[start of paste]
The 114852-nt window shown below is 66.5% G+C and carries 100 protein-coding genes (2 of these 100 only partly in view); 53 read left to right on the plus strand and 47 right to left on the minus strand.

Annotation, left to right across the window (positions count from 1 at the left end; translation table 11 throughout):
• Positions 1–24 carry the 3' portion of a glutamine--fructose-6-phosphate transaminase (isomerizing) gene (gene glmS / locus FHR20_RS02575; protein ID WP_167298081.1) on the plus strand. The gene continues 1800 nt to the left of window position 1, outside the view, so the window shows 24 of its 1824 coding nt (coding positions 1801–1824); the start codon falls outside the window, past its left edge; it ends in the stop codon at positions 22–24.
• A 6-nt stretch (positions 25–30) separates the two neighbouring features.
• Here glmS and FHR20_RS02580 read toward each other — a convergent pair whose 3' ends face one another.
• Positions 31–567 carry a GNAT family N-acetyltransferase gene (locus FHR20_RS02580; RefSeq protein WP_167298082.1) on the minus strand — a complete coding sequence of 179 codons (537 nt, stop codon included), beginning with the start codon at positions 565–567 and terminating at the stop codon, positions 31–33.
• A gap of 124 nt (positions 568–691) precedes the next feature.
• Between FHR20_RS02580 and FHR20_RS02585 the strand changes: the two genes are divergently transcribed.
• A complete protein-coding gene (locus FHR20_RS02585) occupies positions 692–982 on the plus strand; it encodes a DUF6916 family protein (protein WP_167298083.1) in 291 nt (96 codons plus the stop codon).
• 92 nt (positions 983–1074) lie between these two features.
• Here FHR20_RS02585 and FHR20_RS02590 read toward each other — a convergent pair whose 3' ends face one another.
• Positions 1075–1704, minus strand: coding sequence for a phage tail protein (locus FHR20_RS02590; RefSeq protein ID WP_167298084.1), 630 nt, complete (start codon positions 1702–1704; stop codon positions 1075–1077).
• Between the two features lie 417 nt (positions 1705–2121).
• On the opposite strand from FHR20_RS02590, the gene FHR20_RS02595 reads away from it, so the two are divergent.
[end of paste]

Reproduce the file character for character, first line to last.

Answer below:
The 114852-nt window shown below is 66.5% G+C and carries 100 protein-coding genes (2 of these 100 only partly in view); 53 read left to right on the plus strand and 47 right to left on the minus strand.

Annotation, left to right across the window (positions count from 1 at the left end; translation table 11 throughout):
• Positions 1–24 carry the 3' portion of a glutamine--fructose-6-phosphate transaminase (isomerizing) gene (gene glmS / locus FHR20_RS02575; protein ID WP_167298081.1) on the plus strand. The gene continues 1800 nt to the left of window position 1, outside the view, so the window shows 24 of its 1824 coding nt (coding positions 1801–1824); the start codon falls outside the window, past its left edge; it ends in the stop codon at positions 22–24.
• A 6-nt stretch (positions 25–30) separates the two neighbouring features.
• Here glmS and FHR20_RS02580 read toward each other — a convergent pair whose 3' ends face one another.
• Positions 31–567 carry a GNAT family N-acetyltransferase gene (locus FHR20_RS02580; RefSeq protein WP_167298082.1) on the minus strand — a complete coding sequence of 179 codons (537 nt, stop codon included), beginning with the start codon at positions 565–567 and terminating at the stop codon, positions 31–33.
• A gap of 124 nt (positions 568–691) precedes the next feature.
• Between FHR20_RS02580 and FHR20_RS02585 the strand changes: the two genes are divergently transcribed.
• A complete protein-coding gene (locus FHR20_RS02585) occupies positions 692–982 on the plus strand; it encodes a DUF6916 family protein (protein WP_167298083.1) in 291 nt (96 codons plus the stop codon).
• 92 nt (positions 983–1074) lie between these two features.
• Here FHR20_RS02585 and FHR20_RS02590 read toward each other — a convergent pair whose 3' ends face one another.
• Positions 1075–1704, minus strand: coding sequence for a phage tail protein (locus FHR20_RS02590; RefSeq protein ID WP_167298084.1), 630 nt, complete (start codon positions 1702–1704; stop codon positions 1075–1077).
• Between the two features lie 417 nt (positions 1705–2121).
• On the opposite strand from FHR20_RS02590, the gene FHR20_RS02595 reads away from it, so the two are divergent.